Euploidy In Genetics – Differentiate Haploid and Monoploid, Give Methods For Production of Haploids
Euploidy is a condition where one or more full sets of chromosomes are in an organism. The euploids may be Monoploids, Diploids (normal organisms) Polyploids.
Haploid and Monoploid Difference
A distinction should be made between monoploidy and haploidy. Monoploids can be distinguished from haploids as they have a single basic set of chromosomes, e.g., in Barley (Avena sativa) 2n = x = 7 or in Corn 2n = x = 10 where x = basic number, while the Haploids have half the somatic number of chromosomes found in normal individual. i.e., each chromosome is represented once. Therefore, individuals having 2n = 3x = 21 in Wheat would also be haploids because these haploids are obtained from polyploids, therefore, these are often called Polyhaploids.
In some cases, e.g., in male insects the haploids are produced due to parthenogenesis. In these insects, the queen and worker bees are diploid females. The haploids also originate due to development of egg parthenogenetically in flowering plants, e.g., in tomatoes and cotton. The haploids also originate from pollen tube, synergids or antipodals of the embryo sac rather than from egg. Such haploids are known as Androgenic Haploids.
Artificial Methods For Production of Haploids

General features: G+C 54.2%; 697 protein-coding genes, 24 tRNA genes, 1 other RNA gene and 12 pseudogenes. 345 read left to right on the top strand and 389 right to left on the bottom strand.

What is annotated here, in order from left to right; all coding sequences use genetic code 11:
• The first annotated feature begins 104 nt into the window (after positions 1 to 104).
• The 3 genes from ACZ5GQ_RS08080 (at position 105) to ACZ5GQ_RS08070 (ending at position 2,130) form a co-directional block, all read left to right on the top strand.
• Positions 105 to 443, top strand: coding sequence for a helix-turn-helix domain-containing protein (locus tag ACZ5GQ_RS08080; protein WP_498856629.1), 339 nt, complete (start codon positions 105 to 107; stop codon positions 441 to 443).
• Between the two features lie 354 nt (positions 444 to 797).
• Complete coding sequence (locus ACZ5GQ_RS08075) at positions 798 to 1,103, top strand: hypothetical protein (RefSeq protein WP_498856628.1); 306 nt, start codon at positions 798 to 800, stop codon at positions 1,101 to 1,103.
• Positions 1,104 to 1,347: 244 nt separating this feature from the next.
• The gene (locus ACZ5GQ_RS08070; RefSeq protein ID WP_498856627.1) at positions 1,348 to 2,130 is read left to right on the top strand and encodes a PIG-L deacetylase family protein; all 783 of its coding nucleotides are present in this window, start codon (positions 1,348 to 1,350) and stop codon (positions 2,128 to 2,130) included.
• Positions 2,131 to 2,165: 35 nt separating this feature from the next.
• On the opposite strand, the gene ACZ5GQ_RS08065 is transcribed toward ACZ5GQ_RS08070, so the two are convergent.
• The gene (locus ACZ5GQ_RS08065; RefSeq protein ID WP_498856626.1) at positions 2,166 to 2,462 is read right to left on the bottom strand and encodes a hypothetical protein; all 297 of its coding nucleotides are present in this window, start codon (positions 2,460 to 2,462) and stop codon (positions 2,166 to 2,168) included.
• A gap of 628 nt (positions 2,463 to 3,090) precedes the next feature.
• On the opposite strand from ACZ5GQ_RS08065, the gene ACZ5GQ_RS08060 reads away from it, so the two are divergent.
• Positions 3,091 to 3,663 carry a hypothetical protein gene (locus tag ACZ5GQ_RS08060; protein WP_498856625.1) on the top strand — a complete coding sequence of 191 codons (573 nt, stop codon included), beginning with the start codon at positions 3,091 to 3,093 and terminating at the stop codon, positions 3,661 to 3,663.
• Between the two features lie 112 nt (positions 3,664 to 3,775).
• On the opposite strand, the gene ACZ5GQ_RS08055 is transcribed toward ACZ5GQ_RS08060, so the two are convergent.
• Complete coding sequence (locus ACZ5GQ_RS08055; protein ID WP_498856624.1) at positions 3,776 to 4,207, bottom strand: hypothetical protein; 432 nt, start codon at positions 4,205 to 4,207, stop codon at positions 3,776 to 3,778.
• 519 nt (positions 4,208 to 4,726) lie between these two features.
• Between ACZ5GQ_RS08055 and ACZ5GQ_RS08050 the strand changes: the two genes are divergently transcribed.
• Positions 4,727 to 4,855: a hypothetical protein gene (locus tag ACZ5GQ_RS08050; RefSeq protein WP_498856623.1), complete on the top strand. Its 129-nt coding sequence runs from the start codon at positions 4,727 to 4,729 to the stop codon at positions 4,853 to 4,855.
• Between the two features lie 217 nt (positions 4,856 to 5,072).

The haploids can be artificially produced by any one of the following methods:
- 1 X-rays treatment
- 2 Delayed pollination
- 3 temperature shock
- 4 Colchicine treatment
- 5 Distant hybridization
- 6 Anther or pollen culture
Most important of these are distant hybridization and Anther culture.
Since in a haploid set, the chromosomes are non-homologous and have no homologues to pair with, they are found as univalent at metaphase I of meiosis. Consequently, these univalent distribute at random during anaphase I. For example, a haploid in Maize (2n = 20) will have 10 chromosomes and the number of chromosomes in a gamete of a haploid plant can range from 0-10, resulting in sterility.
The haploids are characterized by a reduction in size of all vegetative and floral parts than a diploid. The haploids are used in production of homozygous diploid as haploids can be doubled by colchicine treatment. These homozygouss diploids are used for cultivation, e.g., in Barley, Rice Tobacco and Wheat.
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